The Timeless Japanese Art of Kintsugi and the Philosophy of Wabi Sabi
If your favorite tea cup or Chawan has cracked or been broken don’t throw it away - embrace its accidental flaws and nurture it back to life just like the Japanese do.
In a world that often rejects anything flawed or imperfect, traditional Japanese culture presents an alternative perspective—one that celebrates the transient and imperfect.
What is kintsugi?
Kintsugi, literally translated to "golden joinery", is a ceramic repair technique encapsulated in the Japanese philosophy of "wabi-sabi," deeply intertwined with the tea ceremony.
What is wabi-sabi?
Rooted in Zen, specifically, wabi-sabi draws inspiration from the Three Marks of Existence—impermanence (mujō), suffering or damage (ku), and non-self (kū). Items embodying these principles are deemed more desirable and worthy as they age, showcasing the profound beauty found in the fragile, broken, and individual.
To comprehend wabi-sabi, one can break it into two components: "wabi," embodying beauty in asymmetric and unbalanced items, and "sabi," celebrating the aging process and the impermanence of life.
Kintsugi the embodiment of wabi-sabi
This philosophy finds a poignant expression in kintsugi, where the most cherished ceramic pieces often bear cracks, patina, or even remain incomplete. A striking example of wabi-sabi is the Japanese art form of kintsugi, where broken objects are repaired using gold lacquer, highlighting the beauty of its damage instead of concealing it.
The kintsugi technique goes beyond merely repairing broken pottery; it is a unique method that celebrates the history of each artifact by emphasizing its fractures and breaks rather than hiding them. It often elevates the repaired piece, giving kintsugi pottery a new and arguably more beautiful life than the original.
While the exact origins of kintsugi remain elusive, historical accounts suggest its emergence in the late 15th century. Legend has it that the shogun Ashikaga Yoshimasa, dissatisfied with metal staples mending a cracked tea bowl, inspired his Japanese craftsmen to develop a more aesthetically pleasing repair method—giving rise to kintsugi.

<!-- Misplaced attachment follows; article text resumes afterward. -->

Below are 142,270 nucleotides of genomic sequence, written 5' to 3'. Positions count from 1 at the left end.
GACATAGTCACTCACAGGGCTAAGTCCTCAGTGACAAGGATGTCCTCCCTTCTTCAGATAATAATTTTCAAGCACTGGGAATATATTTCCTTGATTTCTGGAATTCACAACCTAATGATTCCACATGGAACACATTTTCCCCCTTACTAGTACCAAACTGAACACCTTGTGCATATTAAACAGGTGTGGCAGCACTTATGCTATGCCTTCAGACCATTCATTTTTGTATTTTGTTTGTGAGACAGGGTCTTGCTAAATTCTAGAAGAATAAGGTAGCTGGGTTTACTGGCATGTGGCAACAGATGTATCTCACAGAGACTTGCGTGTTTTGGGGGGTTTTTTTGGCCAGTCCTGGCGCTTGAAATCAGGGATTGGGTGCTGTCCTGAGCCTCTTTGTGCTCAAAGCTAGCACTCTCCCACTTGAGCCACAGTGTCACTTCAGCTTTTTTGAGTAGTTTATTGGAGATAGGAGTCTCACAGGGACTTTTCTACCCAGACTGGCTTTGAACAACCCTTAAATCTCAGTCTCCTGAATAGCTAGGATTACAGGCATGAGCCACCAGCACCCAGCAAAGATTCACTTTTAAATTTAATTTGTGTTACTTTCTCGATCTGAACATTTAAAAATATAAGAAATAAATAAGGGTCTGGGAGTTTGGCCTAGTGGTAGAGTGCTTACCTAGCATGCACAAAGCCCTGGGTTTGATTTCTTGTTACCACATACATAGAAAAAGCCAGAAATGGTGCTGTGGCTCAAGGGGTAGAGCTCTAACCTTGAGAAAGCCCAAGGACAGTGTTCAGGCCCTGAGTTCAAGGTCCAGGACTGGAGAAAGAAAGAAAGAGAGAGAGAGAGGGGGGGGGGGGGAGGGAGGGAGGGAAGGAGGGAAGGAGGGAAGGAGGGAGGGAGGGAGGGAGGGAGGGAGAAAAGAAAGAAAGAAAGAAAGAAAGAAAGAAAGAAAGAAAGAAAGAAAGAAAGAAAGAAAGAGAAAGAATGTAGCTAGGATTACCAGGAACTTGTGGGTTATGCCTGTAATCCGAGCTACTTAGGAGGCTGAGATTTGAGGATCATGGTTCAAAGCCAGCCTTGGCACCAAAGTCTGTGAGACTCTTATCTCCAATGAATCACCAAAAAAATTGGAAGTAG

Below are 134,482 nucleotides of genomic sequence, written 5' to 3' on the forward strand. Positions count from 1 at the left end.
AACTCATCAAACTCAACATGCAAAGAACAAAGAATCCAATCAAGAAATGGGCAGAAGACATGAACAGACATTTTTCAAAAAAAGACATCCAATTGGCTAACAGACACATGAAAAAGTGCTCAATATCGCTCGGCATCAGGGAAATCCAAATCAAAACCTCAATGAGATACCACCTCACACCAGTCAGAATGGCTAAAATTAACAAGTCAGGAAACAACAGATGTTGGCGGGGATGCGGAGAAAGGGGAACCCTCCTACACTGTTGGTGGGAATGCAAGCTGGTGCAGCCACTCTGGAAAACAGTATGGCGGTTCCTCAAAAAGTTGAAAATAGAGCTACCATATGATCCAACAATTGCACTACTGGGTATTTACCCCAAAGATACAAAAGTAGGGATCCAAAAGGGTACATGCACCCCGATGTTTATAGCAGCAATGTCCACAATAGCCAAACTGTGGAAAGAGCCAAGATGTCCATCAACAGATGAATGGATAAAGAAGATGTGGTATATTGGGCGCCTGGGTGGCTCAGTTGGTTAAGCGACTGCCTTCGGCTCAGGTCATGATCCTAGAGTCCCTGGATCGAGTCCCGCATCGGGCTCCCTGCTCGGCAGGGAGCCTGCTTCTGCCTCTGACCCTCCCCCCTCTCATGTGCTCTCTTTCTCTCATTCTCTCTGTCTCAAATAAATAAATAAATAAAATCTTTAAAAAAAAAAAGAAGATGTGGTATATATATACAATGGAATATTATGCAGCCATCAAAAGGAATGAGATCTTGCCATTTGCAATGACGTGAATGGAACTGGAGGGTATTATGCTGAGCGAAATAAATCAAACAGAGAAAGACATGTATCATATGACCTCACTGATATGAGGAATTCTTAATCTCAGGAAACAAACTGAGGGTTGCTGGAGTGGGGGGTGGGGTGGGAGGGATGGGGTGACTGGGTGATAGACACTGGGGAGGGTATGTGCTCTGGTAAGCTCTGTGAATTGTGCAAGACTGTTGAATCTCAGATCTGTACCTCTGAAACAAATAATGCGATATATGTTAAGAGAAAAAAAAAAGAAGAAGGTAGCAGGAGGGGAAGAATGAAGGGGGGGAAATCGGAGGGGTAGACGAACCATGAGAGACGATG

By the 17th century, kintsugi became a common Japanese art form. Folklore even recounts a warrior who strategically bought, broke and repaired standard tea bowls for profit during this time.
Beyond its aesthetic significance, kintsugi embodies philosophical ideals. It reflects the Japanese philosophy of wabi-sabi, appreciating beauty in imperfection, and is rooted in concepts like mottainai (regret for waste) and mushin (acceptance of change).
A quietly powerful tool for wellbeing
The point of Kintsugi - beyond sparing us repeat trips to Ikea! - is that it speaks a fundamental, universal truth that’s far more than just repairing crockery: life, it tells us, is perfectly imperfect.
To embrace imperfections and celebrate the beauty in the mended is an incredibly liberating antidote to the relentless pursuit of flawlessness.
Applying Kintsugi principles to life in a wider context means quietly, but powerfully, acknowledging and appreciating the scars, flaws, and mistakes that make us unique. By reframing challenges and setbacks as opportunities for growth, we can develop a sense of resilience and self-compassion.
Practicing Kintsugi, even at its most basic level (and you have to start somewhere, right?) is a very involving, in-the-moment process; an excellent way of training yourself to be more mindful that can be extrapolated to various aspects of life.